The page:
An Obi Shin Fragment: Layered Collaged Cottons
late nineteenth, early twentieth century
59" x 11", 150 cm x 28 cm
An obi shin is a length of (usually) recycled, old cloth pieces which are joined together and used to stiffen or give form to an obi. Usually an obi shin is quickly assembled from scraps of old cloth, with not much attention to its aesthetic or its appearance: this length of cloth will never, ever be seen by the owner of the obi.
Sometimes small treasures are unearthed when finding old obi shin, which is the case with this one.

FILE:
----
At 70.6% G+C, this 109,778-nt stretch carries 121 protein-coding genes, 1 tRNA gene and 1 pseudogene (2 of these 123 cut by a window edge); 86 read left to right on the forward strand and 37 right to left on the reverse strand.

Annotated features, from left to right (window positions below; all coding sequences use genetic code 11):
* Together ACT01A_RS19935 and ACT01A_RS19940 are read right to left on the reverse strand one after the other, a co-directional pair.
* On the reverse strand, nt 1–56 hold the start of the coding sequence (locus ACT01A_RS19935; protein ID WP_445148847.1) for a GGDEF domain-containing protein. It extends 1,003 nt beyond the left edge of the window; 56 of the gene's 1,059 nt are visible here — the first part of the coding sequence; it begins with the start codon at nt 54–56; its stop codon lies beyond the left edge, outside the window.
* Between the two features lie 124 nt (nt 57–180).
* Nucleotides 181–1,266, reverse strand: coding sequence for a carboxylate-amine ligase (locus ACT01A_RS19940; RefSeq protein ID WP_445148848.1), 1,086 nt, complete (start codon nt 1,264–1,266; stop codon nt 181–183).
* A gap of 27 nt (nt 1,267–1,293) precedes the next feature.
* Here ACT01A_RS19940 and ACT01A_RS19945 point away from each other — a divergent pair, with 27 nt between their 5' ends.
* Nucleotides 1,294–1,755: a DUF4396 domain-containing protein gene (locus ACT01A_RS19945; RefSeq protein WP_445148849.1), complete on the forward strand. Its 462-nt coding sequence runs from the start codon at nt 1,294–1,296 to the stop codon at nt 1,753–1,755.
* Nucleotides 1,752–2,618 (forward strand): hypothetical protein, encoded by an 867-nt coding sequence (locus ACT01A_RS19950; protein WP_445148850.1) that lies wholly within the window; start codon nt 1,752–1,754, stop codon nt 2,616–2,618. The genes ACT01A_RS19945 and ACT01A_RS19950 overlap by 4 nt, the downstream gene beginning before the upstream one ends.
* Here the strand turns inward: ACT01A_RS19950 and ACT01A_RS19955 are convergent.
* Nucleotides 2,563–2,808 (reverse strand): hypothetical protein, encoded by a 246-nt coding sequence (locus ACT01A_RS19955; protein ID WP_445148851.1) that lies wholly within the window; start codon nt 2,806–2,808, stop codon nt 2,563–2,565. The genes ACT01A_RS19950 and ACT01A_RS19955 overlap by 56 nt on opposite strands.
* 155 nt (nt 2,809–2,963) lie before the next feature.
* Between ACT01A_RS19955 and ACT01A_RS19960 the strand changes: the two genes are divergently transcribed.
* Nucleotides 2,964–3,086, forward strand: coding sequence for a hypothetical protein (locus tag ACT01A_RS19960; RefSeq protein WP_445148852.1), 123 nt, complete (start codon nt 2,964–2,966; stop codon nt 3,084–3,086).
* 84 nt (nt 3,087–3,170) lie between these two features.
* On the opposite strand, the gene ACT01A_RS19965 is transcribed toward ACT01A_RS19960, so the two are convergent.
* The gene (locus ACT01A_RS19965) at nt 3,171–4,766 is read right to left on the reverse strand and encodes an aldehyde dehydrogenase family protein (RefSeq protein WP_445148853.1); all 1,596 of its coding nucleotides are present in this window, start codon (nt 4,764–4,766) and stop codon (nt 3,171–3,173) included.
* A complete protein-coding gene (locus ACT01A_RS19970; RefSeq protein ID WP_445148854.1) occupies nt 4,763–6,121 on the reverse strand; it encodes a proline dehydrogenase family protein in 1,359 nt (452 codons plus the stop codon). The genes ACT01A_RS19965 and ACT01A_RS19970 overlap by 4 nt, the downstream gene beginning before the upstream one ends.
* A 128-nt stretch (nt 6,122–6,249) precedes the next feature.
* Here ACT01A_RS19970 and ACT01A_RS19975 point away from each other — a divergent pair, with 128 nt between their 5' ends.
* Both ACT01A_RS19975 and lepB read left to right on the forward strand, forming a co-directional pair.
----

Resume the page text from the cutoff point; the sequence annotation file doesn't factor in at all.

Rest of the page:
Seen here on this fragment is a very nice, long piece of beautifully designed and executed jishiro katazome--or blue-on-white katazome. The pattern is a traditional Buddhist one borrowed from the Chinese called shippo tsunagi or interlocking circles. Attached to the bottom of this shippo tsunagi length is a beautifully complex katazome fragment showing elaborately decorated octagons and squares. Really delightful.
The back layer of this two layer length is composed of blocks of simple fabric, a great contrast to the figured cloth of the front. White sashiko stitching holds the two layers together.
A really wonderful length of boro cloth, and one which was certainly never intended to be seen or admired.